Global SEO is best when your product is both: 

  1. Universal. 
  2. Universally known by the same name.

Fulfilling both of these conditions is important. For instance, if you sell sneakers in both the US and the UK, global SEO may not be your best strategy. While sneakers are worn universally, UK buyers won’t be searching for ‘sneakers for sale’ on Google. Instead, they’ll be searching ‘trainers for sale’.

2. Local SEO

Local SEO is a lot more specific. Local SEO involves targeting a particular place or group with hyper-specific keywords.

For example, if you want to sell those sneakers in London, you might optimize by using ‘Trainers for sale London’ as a keyphrase. 

To get local SEO right, you have to drill right down into the kinds of things particular people in a particular location are searching. This can be labor-intensive – but if you get it right, it will bring results.

If this sounds daunting, don’t worry. You don’t always have to create an entirely new page or site or whatever for every region. Sometimes, all it takes is changing a few key variables, and giving people the option to toggle to their region. In the below example, Olivia customers can switch to their country in order to purchase shoes in region-specific sizes.

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How to build an international SEO strategy?

To build a truly localized international SEO strategy, you need to think ‘International’ at every level. Here’s how:

Research

All aspects of personalization rely on research. Localization and international SEO are no different. 

Dig deep into your target regions. Learn about the language, search habits, popular keywords, interests, and whatever else works for your product.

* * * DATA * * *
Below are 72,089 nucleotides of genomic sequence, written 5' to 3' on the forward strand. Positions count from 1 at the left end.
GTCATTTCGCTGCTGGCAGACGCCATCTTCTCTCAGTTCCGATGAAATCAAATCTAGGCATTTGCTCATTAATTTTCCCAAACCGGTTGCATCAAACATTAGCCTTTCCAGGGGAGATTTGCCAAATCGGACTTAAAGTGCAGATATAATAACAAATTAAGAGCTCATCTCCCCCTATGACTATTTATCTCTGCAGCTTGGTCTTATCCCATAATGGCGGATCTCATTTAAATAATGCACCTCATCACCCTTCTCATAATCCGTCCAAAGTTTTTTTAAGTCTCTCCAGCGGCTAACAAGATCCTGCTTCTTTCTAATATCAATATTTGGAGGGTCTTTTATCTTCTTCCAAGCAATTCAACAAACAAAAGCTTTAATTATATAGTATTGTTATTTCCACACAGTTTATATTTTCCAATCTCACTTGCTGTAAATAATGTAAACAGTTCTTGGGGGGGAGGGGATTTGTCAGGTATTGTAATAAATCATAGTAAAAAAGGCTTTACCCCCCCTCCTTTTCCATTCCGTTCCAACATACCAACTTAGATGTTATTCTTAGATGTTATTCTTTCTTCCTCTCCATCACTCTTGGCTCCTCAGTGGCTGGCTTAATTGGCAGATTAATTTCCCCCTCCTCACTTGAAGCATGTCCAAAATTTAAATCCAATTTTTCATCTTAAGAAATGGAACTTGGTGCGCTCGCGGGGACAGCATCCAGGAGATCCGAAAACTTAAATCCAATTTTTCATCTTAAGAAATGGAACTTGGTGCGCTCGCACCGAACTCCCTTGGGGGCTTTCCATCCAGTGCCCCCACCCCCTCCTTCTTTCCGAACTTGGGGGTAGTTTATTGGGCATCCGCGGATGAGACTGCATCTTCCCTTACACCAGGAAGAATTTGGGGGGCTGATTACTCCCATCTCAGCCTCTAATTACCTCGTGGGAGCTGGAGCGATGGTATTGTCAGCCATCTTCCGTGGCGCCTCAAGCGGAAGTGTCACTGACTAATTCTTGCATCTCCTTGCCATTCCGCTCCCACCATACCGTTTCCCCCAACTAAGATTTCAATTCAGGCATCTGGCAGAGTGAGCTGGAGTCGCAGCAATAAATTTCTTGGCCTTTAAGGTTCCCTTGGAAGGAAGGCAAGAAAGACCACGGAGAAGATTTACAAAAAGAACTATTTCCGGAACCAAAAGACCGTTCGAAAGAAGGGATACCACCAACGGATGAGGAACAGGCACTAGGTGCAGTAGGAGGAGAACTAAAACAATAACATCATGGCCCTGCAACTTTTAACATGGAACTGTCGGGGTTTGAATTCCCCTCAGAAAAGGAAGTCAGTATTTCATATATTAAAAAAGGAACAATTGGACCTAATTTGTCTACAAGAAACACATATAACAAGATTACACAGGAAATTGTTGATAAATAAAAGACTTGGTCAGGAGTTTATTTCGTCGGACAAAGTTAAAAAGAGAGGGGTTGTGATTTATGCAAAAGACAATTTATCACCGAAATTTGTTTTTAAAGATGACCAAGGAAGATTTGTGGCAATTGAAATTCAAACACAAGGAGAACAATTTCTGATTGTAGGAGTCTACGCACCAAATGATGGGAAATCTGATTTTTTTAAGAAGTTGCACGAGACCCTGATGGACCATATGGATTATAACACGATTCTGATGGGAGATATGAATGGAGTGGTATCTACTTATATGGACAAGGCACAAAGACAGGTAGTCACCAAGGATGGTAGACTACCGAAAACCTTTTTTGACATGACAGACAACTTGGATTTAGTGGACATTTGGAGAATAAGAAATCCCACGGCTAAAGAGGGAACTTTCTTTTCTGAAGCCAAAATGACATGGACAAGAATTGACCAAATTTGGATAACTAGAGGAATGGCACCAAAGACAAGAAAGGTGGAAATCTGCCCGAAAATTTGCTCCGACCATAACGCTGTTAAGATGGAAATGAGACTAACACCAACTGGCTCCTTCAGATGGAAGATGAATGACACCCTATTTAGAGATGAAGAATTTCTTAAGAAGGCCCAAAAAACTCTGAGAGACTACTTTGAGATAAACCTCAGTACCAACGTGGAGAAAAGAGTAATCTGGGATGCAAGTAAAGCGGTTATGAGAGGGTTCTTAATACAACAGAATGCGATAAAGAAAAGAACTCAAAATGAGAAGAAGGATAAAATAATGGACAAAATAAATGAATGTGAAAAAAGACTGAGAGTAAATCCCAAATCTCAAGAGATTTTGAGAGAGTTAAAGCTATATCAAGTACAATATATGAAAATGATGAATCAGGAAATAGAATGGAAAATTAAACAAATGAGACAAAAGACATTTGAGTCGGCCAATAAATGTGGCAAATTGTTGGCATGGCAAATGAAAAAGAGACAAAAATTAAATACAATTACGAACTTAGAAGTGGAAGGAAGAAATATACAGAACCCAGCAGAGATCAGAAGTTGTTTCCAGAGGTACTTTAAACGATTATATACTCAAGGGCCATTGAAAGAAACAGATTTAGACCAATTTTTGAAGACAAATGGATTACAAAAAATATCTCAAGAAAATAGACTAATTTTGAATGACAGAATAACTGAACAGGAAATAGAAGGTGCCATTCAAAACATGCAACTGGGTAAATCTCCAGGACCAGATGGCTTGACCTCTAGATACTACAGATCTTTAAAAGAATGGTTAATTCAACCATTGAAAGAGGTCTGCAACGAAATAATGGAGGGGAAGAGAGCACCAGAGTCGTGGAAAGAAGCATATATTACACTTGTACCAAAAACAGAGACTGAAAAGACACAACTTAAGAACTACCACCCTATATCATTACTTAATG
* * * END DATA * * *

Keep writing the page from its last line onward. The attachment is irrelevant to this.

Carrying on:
You can gather data for each customer segment through things like:

  • Tracking pixels.
  • Recording calls and call tagging.
  • Surveys.
  • Feedback.
  • Monitoring social media engagement.
  • Focus groups.
  • Website behavior.
  • Sales data.

If you have the right data gathering, storing, and analytics capability – a DMP and/or pyspark API, for example – the data tasks will be a lot easier. But do make sure you’ve got explicit permission for gathering data. If you don’t get permission, you could incur massive penalties from data laws all over the world.

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Think about your URLs

This one is important if you’re aiming at multilingual markets. When you translate your site into other languages, you risk penalties for duplicate content. To get around this issue, think about the structure you use for your URLS. Along with your name and domain, include local tags, like .co.uk, .fr, .za and so on.

Region-specific URL styles help search engines to find and present your article for audiences in different regions. So, look into URL styles and structure your URLs appropriately for each regional audience.

You might also wish to consider using a geo-targeted, ccTLD, or place-specific domain name to augment local or internationally focused SEO strategies. Geo-targeted domains typically combine a place name with a purpose, product, or service (e.g. torontotaxi.ca), whereas ccTLDs and place-specific domains reference a geographic place in the actual domain extension, for example, .ca, .cn, .eu, .africa, .barcelona, etc. While they are not nearly as important as your content, audience targeting and keyword strategies, a geographically relevant domain name can confer SEO advantages.

Use hreflang tags

Hreflang tags tell search engines which language a page is in, and which region it’s aimed at. Webmasters can then make a map which shows where users should be directed, based on their own browser language. Hreflang tags are crucial for getting organic traffic from your target region.